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Taxation by Litigation: The Economics of Civil Justice Reform in Massachusetts

Executive Summary

Tort law plays an essential role in the American civil justice system. Traditionally, tort law supplemented commercial prudence and government regulation in deterring wrongful behavior. Over the last half century, however, there has been a substantial expansion in producers' liability for damages purportedly sustained from the use of their products. The result is a reduction in the capacity of American business to create jobs and capital. Tort law has come to impose costs - implicit tort taxes - that penalize business for creating jobs and capital, with predictable negative effects on the economy. Various states have initiated reform measures aimed at restoring tort law to its traditional role in the civil justice system. In Massachusetts, the legislature is considering the Civil Justice Reform Act (S-896). The legislation is an effort by its advocates to improve tort law by addressing standards of liability and other factors relating to principles of predictability and fairness within the current civil law system.

Taxation by Litigation: The Economics of Civil Justice Reform in Massachusetts assesses the economic implications of the tort liability system and estimates the economic effects that adoption of the proposed act could be expected to exert. The Beacon Hill Institute estimates that adoption of the act would create:

  • 71,649 to 241,224 new jobs;

  • $9.3 billion to $31.9 billion in new capital;

  • $2.4 billion to $8.2 billion in new annual payrolls; and

  • $144.9 million to $488 million in new annual tax revenues.1

Our estimates reflect the dramatic increase in tort costs that has occurred as a result of the expansion in the tort system. According to Tillinghast-Towers Perrin, the U.S. tort system cost $161 billion in 1995, or 2.3% of gross domestic product (GDP), up from approximately .6% of GDP in 1950 and 1.4% in 1970 (though down from a peak of 2.5% of GDP in 1986).2

These data reflect a shift in the role of tort law in deterring wrongful behavior by producers. Under an earlier, traditional regime, tort law played a secondary role in deterring such behavior. Commercial prudence and insurance and, to a lesser degree, government regulation played the primary roles. Under the existing, more expansive regime, tort law has come to play a far more prominent role, deterring not just wrongful behavior by producers, but production itself. Under this expansive regime, the costs imposed on producers seeking to protect themselves from increased liability amount to an implicit tax on sales or production.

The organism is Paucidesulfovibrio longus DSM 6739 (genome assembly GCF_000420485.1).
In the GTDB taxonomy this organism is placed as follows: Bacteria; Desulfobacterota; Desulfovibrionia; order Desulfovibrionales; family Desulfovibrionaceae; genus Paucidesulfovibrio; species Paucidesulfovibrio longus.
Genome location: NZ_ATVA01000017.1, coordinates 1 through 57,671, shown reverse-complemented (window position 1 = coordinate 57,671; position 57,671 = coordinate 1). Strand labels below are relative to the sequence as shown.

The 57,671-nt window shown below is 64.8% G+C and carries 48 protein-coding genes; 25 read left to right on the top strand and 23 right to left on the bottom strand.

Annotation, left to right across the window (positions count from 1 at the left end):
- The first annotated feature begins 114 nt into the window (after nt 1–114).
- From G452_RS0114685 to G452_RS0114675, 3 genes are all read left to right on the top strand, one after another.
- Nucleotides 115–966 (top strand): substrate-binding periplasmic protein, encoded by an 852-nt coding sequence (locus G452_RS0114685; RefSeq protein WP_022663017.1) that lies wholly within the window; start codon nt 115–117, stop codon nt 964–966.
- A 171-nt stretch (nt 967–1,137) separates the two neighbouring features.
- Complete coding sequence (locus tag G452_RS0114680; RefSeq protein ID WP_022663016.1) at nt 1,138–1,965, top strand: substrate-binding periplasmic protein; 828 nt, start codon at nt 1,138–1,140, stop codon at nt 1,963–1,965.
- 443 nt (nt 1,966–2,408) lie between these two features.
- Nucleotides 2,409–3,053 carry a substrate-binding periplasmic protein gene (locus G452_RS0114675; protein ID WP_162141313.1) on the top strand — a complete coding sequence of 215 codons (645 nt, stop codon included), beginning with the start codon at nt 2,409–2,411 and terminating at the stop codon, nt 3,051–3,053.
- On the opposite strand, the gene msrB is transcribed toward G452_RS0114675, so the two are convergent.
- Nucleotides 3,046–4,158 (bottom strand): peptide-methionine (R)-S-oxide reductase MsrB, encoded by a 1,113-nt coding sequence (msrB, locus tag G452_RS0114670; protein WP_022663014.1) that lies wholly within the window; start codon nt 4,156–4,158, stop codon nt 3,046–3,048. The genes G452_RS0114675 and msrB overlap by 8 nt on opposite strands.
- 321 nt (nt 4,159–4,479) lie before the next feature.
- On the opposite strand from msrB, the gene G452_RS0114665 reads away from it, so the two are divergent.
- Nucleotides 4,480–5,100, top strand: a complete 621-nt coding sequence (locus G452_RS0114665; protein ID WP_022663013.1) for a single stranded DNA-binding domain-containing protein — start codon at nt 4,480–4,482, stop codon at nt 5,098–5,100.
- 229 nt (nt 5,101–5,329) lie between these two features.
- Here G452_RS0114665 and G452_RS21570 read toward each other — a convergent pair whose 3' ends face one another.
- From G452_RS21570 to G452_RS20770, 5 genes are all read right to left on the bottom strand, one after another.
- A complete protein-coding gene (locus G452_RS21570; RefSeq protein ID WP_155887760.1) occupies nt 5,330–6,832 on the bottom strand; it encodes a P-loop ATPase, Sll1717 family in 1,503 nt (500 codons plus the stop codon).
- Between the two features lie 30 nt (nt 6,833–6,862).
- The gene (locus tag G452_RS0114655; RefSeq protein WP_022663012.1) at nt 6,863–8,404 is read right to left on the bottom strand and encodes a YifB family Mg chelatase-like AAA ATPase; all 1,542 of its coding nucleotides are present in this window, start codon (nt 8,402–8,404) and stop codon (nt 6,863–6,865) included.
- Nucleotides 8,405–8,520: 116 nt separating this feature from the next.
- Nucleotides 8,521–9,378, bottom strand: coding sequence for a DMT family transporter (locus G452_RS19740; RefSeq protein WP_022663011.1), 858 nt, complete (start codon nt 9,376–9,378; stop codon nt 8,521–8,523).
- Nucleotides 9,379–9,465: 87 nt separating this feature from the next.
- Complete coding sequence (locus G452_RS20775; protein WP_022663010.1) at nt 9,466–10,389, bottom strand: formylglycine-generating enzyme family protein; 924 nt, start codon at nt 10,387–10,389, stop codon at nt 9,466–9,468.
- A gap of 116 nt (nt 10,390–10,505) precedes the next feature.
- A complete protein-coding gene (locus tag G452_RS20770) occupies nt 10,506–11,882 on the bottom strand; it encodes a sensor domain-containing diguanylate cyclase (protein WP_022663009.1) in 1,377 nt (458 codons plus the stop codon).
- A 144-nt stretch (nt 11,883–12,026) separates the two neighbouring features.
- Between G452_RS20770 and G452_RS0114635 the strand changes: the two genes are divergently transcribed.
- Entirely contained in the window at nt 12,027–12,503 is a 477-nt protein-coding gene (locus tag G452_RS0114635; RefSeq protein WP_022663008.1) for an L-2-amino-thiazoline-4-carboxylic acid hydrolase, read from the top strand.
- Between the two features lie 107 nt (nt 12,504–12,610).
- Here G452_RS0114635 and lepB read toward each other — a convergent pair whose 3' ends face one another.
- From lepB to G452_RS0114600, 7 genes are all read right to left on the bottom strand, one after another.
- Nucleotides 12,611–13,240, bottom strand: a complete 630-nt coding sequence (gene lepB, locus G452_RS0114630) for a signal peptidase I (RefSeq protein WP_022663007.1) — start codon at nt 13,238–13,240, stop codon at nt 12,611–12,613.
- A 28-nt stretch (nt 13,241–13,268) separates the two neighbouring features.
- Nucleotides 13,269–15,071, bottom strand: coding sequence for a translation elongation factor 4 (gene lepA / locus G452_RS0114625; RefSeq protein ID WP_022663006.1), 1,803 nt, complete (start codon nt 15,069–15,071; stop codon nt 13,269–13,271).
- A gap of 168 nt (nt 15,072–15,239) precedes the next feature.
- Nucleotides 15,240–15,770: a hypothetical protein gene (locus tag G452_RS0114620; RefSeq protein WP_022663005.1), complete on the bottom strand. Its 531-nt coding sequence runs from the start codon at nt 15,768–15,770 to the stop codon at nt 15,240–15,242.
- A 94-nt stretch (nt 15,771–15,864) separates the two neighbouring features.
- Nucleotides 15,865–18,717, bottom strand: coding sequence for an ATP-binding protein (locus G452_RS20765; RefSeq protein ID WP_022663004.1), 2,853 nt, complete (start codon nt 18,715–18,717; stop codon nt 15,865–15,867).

In 1992, the average Massachusetts resident incurred 32% more in tort costs than the average American. In 1994, federal individual income tax collections were $550 billion. The $151.5 billion in tort costs incurred in the same year could be interpreted as a 27.6% surtax on the federal income tax. In 1992 (the latest year for which published data are available), Massachusetts tort costs totaled $4.13 billion, or 2.55% of gross state product (GSP), amounting to a tort cost of $687 for every Massachusetts resident. Assuming that Massachusetts tort costs fall entirely on residents, the average Massachusetts resident incurred 32% more in tort costs than the average American. We estimate that in 1995, Massachusetts tort costs were $5.1 billion, or $833 for every Massachusetts resident, accounting for 2.68% of GSP. If revenue equal to 2.55% of GSP were raised explicitly through the Massachusetts tax on income taxable at 5.95%, it would be necessary to impose an additional tax rate of 5.24% on that income. Hence, the total tax burden from the combination of the explicit income tax and the implicit tort tax would approach 11.19% of taxable income.

Adoption of the Civil Justice Reform Act would substantially reduce this tax and, as shown, confer substantial economic benefits. By raising the cost of living and by putting upward pressure on prices and state taxes, tort costs diminish Massachusetts' ability to compete for business and workers. The reason is not hard to understand. Once tort law abandoned its traditional, contractual foundations in favor of the current expansive regime, it came to impose a strikingly high, even if implicit, tax on economic activity undertaken within Massachusetts.

By raising the cost of living and by putting upward pressure on prices and state taxes, tort costs diminish Massachusetts' ability to compete for business and workers. Reducing tort costs would, by contrast, increase the state's competitiveness and its capacity to attract new business and to create jobs.

Overview

A sea change has taken place in the United States regarding the place of tort liability in the civil justice system. This change, which began in the 1950s, has brought about a substantial transformation not only in the civil justice system but also in the capacity of American business to create jobs and capital. In its modern incarnation, the tort system imposes an implicit tax - a "tort tax" - that penalizes business for creating jobs and capital, with predictable, negative effects on the economy.